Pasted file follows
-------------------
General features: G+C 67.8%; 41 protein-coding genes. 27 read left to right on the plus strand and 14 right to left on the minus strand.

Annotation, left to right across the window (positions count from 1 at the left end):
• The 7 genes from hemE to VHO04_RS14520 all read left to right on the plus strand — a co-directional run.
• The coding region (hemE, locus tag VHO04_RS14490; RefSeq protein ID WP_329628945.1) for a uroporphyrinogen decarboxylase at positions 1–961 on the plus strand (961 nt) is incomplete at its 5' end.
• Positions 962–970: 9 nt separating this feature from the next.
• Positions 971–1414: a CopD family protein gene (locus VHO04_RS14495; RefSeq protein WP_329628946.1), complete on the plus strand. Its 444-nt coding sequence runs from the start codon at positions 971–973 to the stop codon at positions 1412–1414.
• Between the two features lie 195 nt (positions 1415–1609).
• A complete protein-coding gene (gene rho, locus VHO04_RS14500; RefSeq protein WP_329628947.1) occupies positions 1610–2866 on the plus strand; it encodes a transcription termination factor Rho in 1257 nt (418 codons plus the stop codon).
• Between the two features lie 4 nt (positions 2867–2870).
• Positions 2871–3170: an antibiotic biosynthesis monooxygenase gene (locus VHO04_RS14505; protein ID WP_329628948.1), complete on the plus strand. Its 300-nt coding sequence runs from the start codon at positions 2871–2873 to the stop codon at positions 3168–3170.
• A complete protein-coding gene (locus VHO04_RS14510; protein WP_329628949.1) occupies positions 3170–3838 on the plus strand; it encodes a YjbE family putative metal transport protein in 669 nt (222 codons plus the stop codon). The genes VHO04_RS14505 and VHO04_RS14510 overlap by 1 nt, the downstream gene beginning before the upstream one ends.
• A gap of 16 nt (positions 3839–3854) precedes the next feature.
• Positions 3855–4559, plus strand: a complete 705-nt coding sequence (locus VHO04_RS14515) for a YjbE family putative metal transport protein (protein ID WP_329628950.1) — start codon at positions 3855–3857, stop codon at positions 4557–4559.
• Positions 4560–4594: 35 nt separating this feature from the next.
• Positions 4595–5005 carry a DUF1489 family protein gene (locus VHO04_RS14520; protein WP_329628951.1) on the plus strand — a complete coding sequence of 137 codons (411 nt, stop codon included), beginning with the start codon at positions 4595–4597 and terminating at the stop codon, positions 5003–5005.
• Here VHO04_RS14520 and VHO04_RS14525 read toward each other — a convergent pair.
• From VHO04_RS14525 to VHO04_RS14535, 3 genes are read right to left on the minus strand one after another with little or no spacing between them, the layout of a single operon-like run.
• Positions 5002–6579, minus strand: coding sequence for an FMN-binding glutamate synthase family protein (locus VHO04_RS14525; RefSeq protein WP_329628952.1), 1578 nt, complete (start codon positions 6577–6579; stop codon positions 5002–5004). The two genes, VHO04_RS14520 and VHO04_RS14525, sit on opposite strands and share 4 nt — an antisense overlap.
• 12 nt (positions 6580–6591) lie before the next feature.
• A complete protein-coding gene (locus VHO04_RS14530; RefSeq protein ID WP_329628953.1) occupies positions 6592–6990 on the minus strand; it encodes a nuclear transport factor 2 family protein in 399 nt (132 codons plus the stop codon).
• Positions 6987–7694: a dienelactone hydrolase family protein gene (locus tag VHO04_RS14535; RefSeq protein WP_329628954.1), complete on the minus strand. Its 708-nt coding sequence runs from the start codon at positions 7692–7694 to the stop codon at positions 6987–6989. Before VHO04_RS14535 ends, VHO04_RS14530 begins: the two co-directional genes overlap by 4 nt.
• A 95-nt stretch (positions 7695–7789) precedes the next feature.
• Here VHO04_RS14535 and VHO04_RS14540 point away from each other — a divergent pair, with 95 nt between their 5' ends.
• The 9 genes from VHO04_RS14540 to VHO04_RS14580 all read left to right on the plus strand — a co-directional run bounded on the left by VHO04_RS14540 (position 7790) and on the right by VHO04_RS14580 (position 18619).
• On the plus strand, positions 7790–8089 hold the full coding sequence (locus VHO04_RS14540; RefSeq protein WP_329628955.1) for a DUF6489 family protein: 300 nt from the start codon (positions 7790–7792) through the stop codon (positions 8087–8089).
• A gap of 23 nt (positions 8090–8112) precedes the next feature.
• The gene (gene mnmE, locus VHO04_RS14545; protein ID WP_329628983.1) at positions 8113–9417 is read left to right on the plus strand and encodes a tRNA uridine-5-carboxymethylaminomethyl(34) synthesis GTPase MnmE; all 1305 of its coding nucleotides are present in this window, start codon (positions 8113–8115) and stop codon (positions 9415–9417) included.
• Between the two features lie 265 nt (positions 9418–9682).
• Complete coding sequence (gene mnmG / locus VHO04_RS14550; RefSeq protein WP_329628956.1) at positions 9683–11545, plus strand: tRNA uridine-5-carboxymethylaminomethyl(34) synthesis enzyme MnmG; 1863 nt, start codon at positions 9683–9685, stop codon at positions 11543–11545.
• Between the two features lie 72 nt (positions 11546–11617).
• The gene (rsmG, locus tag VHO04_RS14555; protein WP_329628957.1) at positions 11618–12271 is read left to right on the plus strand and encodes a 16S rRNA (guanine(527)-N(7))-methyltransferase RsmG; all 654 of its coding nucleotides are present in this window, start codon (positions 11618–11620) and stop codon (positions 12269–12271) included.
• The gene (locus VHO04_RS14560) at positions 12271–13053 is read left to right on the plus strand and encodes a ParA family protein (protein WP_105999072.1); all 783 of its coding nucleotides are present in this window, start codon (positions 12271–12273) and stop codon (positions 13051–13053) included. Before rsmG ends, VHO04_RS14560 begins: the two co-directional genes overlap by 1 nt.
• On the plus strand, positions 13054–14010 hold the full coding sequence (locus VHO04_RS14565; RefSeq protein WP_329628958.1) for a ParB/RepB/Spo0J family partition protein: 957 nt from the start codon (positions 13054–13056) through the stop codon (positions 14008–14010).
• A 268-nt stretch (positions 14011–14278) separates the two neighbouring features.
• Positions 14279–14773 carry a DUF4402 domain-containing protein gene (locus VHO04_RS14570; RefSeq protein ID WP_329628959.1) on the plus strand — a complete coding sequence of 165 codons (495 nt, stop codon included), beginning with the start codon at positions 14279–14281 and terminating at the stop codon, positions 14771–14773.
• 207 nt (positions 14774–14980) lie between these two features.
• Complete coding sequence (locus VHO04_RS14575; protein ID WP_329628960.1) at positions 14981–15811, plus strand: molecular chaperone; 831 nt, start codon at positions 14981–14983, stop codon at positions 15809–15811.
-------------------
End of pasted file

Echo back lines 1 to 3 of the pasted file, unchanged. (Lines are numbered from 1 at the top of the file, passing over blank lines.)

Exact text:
General features: G+C 67.8%; 41 protein-coding genes. 27 read left to right on the plus strand and 14 right to left on the minus strand.

Annotation, left to right across the window (positions count from 1 at the left end):
• The 7 genes from hemE to VHO04_RS14520 all read left to right on the plus strand — a co-directional run.